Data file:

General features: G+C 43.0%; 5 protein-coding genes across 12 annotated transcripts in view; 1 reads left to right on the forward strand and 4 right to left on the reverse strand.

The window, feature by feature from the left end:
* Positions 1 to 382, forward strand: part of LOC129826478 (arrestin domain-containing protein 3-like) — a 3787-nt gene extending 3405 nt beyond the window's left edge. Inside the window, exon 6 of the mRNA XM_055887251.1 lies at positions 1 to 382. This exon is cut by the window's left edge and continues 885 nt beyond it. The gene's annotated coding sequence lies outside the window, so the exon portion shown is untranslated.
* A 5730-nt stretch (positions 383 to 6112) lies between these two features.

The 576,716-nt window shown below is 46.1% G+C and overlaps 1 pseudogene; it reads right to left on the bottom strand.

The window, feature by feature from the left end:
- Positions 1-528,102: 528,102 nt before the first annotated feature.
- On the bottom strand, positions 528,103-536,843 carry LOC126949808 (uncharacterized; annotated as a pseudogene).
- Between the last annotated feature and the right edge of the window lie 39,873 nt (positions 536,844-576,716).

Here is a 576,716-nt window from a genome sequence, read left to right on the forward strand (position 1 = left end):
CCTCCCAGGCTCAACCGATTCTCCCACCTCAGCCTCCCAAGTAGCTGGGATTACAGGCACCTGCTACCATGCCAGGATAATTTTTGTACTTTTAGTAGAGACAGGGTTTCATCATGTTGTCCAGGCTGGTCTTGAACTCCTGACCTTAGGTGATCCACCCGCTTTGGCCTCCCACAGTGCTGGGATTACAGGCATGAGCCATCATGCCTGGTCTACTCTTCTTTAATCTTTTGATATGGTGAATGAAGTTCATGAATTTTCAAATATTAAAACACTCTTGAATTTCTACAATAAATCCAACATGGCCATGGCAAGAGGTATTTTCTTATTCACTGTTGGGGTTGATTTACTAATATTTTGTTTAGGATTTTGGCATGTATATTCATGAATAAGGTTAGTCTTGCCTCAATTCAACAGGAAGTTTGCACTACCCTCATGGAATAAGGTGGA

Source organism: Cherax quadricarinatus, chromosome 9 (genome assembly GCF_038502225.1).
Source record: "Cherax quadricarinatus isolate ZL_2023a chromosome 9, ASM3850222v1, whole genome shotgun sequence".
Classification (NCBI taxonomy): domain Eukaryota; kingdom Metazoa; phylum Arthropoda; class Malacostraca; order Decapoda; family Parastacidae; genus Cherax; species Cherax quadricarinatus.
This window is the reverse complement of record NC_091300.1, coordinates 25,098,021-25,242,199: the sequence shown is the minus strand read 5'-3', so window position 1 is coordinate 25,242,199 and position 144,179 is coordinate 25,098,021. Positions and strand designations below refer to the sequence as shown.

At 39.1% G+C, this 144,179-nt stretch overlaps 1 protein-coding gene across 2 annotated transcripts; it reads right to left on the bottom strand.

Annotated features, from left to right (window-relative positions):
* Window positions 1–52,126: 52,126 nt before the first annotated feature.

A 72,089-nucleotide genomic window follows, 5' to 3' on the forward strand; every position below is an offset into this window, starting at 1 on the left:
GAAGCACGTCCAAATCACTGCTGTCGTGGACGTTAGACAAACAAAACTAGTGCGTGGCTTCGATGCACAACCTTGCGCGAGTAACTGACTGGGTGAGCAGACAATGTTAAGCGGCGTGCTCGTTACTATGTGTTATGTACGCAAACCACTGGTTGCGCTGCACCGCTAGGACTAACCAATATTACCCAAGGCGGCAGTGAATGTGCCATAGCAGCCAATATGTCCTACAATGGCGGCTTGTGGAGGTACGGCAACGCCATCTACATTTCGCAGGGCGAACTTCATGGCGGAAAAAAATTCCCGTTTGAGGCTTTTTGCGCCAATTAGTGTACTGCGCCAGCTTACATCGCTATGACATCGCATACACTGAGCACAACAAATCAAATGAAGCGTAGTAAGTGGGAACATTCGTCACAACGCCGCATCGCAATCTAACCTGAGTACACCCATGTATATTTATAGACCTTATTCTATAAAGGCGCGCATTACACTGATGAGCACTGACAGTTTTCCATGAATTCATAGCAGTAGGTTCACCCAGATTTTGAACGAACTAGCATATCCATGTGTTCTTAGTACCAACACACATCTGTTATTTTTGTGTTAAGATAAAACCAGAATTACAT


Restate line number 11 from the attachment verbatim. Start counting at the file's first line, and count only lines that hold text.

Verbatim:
CCTCCCAGGCTCAACCGATTCTCCCACCTCAGCCTCCCAAGTAGCTGGGATTACAGGCACCTGCTACCATGCCAGGATAATTTTTGTACTTTTAGTAGAGACAGGGTTTCATCATGTTGTCCAGGCTGGTCTTGAACTCCTGACCTTAGGTGATCCACCCGCTTTGGCCTCCCACAGTGCTGGGATTACAGGCATGAGCCATCATGCCTGGTCTACTCTTCTTTAATCTTTTGATATGGTGAATGAAGTTCATGAATTTTCAAATATTAAAACACTCTTGAATTTCTACAATAAATCCAACATGGCCATGGCAAGAGGTATTTTCTTATTCACTGTTGGGGTTGATTTACTAATATTTTGTTTAGGATTTTGGCATGTATATTCATGAATAAGGTTAGTCTTGCCTCAATTCAACAGGAAGTTTGCACTACCCTCATGGAATAAGGTGGA